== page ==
Google’s latest update isn’t making waves because of how many ranking factors it changed, or how many queries it’s impacted, or even how detailed or effective it is. Though Google didn’t announce the update until the end of October, it had been running in the background for months. According to Google, it’s already helped to handle millions of queries, but if it’s so effective, why haven’t search marketers noticed it until now, and why is it so significant?
It all has to do with the type of update RankBrain is—a slowly building machine learning algorithm. In the SEO world, we’re used to large, manual pushes to the core Google ranking algorithm (and very rare algorithm replacements). Panda was the first example of this in 2011, followed by Penguin in 2012. After these twin heavy-hitters, search marketers buckled down, constantly on the lookout for the next major update to shake up rankings.
Two things have happened since then that have challenged our expectations: the first is that Google has broken up its “big” updates into much smaller, more manageable chunks. Part of this is to reduce the total impact of each update, and part of this is because they don’t have a lot to add. The second is the introduction of this machine learning algorithm, which changes the way Google’s algorithm will update in the future.
Machine learning is exactly what it sounds like; RankBrain is closely associated with the Hummingbird update Google released back in 2013, which brought a semantic understanding to Google’s analysis of user queries. RankBrain works by analyzing complex or ambiguous user queries, and finding ways to simplify those queries. However, it wasn’t pre-programmed for any specific courses of action; instead, it was programmed to experiment, learn, and essentially update itself.
If Google has a component of its algorithm that can update itself automatically, they can consider their job complete. Theoretically, if they could apply machine learning algorithms to every aspect of its search algorithm, Google’s search engine would be able to gradually update itself over time, always improving, without ever requiring human intervention. Combined with the knowledge that Google hasn’t pushed a big update to its algorithm since 2013 (ignoring the smaller, more gradual refreshes of Panda and Penguin), there’s a great deal of ambiguity in Google’s next move. Obviously, they’ll want to continue improving and refining their core algorithm, but how are they going to do it?
Even though big manual updates have tapered off, there’s still a possibility that there are more to come. New technologies (on the order of mobile devices) could disrupt the current search format, and advances in semantic understanding or user patterns could force a manual push to become necessary. Plus, even though machine learning is great in theory, it’s untested and entirely unpredictable, necessitating a form of manual backup to serve as a complement.
If manual pushes remain, search marketers will need to remain vigilant, always watching for the next big change. Historically, these pushes have come without warning or instruction, and have shaken up what were considered “best practices” in SEO before their release.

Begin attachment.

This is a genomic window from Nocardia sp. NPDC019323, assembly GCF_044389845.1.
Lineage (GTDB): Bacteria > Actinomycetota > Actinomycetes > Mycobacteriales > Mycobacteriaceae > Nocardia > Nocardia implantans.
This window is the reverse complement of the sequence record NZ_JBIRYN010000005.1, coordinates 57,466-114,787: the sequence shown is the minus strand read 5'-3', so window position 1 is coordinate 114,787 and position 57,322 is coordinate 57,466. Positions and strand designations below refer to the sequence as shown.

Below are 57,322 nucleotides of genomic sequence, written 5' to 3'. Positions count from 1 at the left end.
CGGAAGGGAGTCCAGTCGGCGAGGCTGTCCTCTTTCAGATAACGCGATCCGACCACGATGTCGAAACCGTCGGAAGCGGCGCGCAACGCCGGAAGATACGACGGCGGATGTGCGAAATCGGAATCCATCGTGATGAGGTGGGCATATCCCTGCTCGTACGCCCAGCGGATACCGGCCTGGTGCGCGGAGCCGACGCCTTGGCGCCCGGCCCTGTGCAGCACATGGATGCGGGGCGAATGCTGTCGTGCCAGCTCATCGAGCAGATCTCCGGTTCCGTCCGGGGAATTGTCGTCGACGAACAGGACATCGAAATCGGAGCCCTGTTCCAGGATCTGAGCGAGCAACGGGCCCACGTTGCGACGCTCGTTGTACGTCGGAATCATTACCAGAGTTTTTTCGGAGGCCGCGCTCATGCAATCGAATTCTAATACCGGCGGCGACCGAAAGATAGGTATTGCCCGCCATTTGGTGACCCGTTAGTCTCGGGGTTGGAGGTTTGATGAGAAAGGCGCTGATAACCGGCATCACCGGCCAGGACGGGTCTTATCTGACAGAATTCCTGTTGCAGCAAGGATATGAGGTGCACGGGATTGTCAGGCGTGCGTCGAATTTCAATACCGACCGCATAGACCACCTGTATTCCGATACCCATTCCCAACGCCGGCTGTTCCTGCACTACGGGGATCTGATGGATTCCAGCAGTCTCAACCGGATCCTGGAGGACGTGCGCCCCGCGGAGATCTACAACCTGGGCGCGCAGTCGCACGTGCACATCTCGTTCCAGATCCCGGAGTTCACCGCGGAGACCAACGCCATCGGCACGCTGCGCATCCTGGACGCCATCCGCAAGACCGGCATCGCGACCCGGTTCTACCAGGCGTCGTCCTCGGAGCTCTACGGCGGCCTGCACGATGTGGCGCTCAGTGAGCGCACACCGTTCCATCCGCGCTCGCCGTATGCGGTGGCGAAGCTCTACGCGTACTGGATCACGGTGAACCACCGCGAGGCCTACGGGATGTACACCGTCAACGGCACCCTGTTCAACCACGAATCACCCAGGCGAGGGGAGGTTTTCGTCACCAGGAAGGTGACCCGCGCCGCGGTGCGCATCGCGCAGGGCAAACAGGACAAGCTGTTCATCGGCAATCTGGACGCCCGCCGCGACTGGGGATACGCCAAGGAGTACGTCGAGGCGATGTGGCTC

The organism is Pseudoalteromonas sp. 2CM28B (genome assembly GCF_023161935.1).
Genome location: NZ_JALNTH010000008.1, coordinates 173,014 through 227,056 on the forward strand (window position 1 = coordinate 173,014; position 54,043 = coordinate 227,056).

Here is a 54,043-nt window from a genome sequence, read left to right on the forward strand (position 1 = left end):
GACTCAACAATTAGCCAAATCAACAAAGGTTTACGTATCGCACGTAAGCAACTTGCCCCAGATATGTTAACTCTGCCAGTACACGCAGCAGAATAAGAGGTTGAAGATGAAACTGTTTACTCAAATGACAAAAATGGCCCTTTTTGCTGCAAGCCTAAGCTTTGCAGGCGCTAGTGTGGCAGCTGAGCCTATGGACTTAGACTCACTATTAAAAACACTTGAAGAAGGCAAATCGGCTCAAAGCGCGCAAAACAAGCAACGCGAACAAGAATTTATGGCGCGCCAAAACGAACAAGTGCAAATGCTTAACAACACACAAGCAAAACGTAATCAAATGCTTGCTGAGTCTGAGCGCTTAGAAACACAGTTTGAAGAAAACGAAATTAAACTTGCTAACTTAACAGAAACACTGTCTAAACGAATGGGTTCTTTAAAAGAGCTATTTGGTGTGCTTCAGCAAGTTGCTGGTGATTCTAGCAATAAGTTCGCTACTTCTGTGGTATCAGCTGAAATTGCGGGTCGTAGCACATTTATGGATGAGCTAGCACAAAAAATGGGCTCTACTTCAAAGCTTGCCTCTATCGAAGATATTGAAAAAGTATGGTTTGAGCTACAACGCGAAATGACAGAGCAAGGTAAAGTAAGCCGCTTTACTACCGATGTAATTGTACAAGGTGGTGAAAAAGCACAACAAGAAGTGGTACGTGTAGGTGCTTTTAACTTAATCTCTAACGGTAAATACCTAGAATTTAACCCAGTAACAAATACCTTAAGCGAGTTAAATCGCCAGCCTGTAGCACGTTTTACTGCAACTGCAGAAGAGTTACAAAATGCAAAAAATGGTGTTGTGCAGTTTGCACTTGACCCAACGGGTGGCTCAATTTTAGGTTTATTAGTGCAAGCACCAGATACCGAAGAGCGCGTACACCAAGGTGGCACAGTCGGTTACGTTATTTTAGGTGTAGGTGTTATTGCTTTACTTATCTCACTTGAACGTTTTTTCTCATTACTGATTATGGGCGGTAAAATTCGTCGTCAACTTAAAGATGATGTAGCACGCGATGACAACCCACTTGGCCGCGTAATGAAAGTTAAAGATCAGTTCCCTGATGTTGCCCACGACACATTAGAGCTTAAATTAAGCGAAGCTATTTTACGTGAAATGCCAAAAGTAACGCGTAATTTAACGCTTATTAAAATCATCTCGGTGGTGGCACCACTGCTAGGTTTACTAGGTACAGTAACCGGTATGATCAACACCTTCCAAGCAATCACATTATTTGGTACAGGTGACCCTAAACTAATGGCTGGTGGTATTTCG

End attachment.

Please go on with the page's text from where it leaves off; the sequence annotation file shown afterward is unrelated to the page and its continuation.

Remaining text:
Though it’s possible that more big manual pushes wait on the horizon, it’s more likely that Google will stick with the slow, gradual manual updates that it’s been using for the past few years. These pushes happen manually, so they protect against the total reliance on machine learning for algorithm advancement, but they’re less intensive and more flexible than their larger, more significant counterparts. This retains some control for Google, and since its algorithm is in excellent shape currently, these gradual pushes spare it some effort.
If gradual pushes remain the mainstay, there’s almost nothing you need to change. Most current best practices will remain in their current form, demanding that you continue producing good content, building offsite relationships, and so on. The tweaks will come so slowly and imperceptibly that your bottom line will be barely affected.
Gradual manual updates don’t take much time, but they do still take time. In Google’s ideal world, everything will be fully automated—just look at their efforts into self-driving cars. The likeliest scenario is that Google will strive for more updates like RankBrain, eventually turning its full algorithm into a giant, self-regulating, self-updating behemoth.
Even if Google decides to opt for an all-machine-learning version of its algorithm, it will be some time before it can handle such a task. In the meantime, we’re likely to see a gradually shifting hybrid of machine learning and gradual manual updates. This will give you time to prepare for unknowns, and gradually introduce you to the machine learning algorithm of tomorrow.
It’s likely that more machine learning algorithms will arise in Google after RankBrain, eventually shifting the algorithm from a monthly, gradually updating one to one that completely updates by itself. It’s likely that big manual updates are pretty much done for, and that gradual manual updates will serve as a complement in the interim. This means that your strategy won’t require much adjusting, especially in the short-term. Changes will happen so gradually, you’ll barely notice them, and by the time machine learning fully takes over Google, you’ll be well versed in its abilities (as long as you keep yourself in the loop).